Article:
Practical management of severe lung disease and injury (Proceedings) - Veterinary Healthcare


Practical management of severe lung disease and injury (Proceedings)


Principle 3

If the bag-valve mask ventilation does not decrease the patient's work of breathing within minutes and the WOB is still very severe, make sure that the following have been ruled out: 1. Pneumo or hemo or hydrothorax either by auscultation, ultrasound or horizontal beam preferred radiology. 2. Diaphragmatic hernia by same methods. If able to decompress the pleural space conditions with chest aspiration this should be accomplished immediately. In some cases, rapid sequence induction (RSI), will still need to be completed to gain control of the patient to allow decompression to be able to completed with as little stress as possible. In cases of pneumothorax, please keep in mind that by using IPPV we may be making the pneumothorax considerably worse rapidly. In these cases it is imperative to move quickly to decompress the pleural space. If RSI was deemed necessary in this case a simple but very effective means of decompression is to ias is to perform immediate small opening thoracotomy. This can be later converted to chest tube entrance sight or at least a facilitator of the placement of a chest – tube (preferred). This mini-thoracotomy can also be used to collect blood should evidence of a hemothorax is also noted with the chest is entered. Again usually in blunt or penetrating trauma causes of hemothorax the immediate placement of a chest tube and the continued aspiration of the blood from the chest will cause the leaks in the lungs to stop or at least greatly slow down. If after a few minutes it is noted that this is not occurring either a parasternotomy or formal mid-thoracotomy should be performed.

Rapid Sequence Intubation carries some risks to it is imperative that the following be completed in the following steps to avoid complications:

1. The patient must be first receiving oxygen by non-invasive ventilation (bag-valve mask assisted or anesthetic circuit assisted). If intubation is attempted in the very acidemic or hypoxic patient this can cause vaso-vagal induced profound hypotension, bradycardia, or ventricular asystole or fibrillation.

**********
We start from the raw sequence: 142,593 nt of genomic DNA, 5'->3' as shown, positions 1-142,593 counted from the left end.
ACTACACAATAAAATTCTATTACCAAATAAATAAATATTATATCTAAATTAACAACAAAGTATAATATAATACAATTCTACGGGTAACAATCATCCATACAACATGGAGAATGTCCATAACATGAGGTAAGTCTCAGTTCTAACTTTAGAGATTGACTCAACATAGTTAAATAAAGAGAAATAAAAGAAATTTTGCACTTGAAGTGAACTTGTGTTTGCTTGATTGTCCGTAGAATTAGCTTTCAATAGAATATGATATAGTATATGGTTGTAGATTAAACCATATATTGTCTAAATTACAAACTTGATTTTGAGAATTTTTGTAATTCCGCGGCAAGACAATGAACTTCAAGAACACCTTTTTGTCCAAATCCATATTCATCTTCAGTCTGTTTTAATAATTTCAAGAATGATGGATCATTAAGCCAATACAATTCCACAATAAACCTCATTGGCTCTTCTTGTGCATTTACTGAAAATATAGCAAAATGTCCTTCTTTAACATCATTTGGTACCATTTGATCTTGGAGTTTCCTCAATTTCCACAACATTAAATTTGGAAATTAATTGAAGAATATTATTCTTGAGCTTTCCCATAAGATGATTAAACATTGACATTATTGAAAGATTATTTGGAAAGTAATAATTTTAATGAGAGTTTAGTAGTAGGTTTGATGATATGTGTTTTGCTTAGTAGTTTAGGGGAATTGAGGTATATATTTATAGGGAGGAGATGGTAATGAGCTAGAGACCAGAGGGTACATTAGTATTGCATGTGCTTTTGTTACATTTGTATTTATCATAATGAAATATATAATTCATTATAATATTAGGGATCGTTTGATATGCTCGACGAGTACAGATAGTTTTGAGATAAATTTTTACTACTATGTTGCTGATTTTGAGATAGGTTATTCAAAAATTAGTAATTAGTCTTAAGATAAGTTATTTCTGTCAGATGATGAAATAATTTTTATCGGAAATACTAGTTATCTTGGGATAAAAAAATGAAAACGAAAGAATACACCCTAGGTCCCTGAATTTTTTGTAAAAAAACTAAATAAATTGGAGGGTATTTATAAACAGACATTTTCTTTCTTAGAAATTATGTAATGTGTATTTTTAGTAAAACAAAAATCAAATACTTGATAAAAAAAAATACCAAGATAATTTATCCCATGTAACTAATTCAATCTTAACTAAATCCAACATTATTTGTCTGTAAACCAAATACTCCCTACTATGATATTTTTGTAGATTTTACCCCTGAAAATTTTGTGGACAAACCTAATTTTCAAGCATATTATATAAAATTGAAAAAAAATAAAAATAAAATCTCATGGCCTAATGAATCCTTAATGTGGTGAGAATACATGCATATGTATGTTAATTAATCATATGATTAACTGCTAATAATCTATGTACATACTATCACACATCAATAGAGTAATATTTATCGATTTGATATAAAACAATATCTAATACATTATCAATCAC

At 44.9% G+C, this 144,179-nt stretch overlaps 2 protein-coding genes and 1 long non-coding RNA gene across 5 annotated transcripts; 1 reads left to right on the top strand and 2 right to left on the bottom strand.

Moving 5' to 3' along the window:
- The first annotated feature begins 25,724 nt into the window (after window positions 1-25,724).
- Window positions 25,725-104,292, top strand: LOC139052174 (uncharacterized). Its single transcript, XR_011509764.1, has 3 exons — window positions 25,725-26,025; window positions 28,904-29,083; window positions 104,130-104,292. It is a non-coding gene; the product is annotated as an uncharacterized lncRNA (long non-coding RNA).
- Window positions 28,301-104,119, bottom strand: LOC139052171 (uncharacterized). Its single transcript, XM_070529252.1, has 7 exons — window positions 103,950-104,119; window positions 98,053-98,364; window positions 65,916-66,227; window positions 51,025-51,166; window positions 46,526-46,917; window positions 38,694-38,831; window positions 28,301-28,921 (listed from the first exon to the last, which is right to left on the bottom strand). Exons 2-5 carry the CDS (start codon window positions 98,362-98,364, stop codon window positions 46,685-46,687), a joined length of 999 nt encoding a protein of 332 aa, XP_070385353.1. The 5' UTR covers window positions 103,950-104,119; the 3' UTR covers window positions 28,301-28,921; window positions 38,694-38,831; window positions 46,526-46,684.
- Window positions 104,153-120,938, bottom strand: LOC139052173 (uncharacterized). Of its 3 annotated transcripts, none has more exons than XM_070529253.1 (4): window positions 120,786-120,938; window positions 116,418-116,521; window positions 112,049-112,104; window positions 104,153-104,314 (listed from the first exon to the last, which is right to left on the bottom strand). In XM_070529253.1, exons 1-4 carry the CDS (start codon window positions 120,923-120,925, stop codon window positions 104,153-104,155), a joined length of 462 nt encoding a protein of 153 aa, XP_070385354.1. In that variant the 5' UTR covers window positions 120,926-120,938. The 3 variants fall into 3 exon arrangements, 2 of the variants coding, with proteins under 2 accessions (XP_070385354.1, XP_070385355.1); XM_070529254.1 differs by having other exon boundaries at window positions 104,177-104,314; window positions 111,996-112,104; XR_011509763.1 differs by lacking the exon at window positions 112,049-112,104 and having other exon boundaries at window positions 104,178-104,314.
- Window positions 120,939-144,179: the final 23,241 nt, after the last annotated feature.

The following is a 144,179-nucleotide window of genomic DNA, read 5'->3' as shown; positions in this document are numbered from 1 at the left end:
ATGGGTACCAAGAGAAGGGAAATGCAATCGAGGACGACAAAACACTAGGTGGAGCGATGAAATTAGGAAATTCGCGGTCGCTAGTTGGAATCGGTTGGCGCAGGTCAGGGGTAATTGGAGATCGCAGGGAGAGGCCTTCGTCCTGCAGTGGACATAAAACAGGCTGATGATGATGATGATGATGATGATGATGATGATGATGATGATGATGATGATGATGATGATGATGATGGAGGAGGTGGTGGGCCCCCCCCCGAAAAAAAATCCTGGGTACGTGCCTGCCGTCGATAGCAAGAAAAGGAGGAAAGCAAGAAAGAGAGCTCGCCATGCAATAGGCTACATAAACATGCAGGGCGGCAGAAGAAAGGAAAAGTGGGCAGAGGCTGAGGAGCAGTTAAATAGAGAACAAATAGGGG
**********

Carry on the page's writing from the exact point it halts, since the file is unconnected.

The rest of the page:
2. Even though the term RSI has the word "rapid" in it the drugs that are given are titrated in to provide the effect needed and it is OK to wait for the drug to take effect and this may be slightly longer than anticipated, especially in cardiovascularly compromised patients.

3. Begin by giving a pain reliever as intubation is painful and also give a parasympatholylitic such as glucopyrolate (preferred) or atropine. I like hydromorphone at 0.05 – 0.1 mg/kg slowly given and then give a hypnotic that will allow intubation. In my experience I like ketamine WITH diazepam because the combination can be fairly safe in the cardiovascularly compromised patient. A one-one volume mixture of these are given, generally slowly at a rate of 0.1 ml/kg (one ml per20 lb body weight). This generally allows gentile and safe intubation and does not drop blood flow as much as Propofol in my experience. Some animals may only require the hydromorphone while others will be so amped up that they will require a bit more ketamine. If they continue to "buck the IPPV provided by the person doing the hand bagging or the anesthetic or ICU ventilator then a muscle blocker is recommended. I prefer atricurium at 0.25 mg/kg body weight and then half doses are repeated as needed. Of course isoflurane can also help but care is given to watch for hypotension or decreased blood flow.

Principle 4

Use a lung protective strategy (LPS) and ventilate for at least several hours to several days depending on arterial blood gases, end tidal CO 2 levels, spO2 and radiographic changes. The LPS involves keeping barotraumas and lung shear stresses minimized. This involves aiming for peak inspiratory pressures to be limited to 17-18 cm H2O, using PEEP at 5-12 cm H2O, delivering oxygen concentrations below 60 mmHg if at all possible.

Principle 5

Use airway suctioning as required to keep major airways open. Hyper-oxygenate as needed prior to suctioning and if needed perform a tracheostomy to be able to wean off the ventilator more rapidly and still allow good tracheal toileting. IN SOME CASES immediate placement of a tracheostomy for oxygenation and tracheal toileting is recommended. These include the handing of severe inhalation pneumonia and bacterial pneumonia that has been very productive or resistant to common medical management. This allows for a continued decrease in work of breathing because it decreases resistance to airflows, and allows for direct micro-nebulization and humidification.


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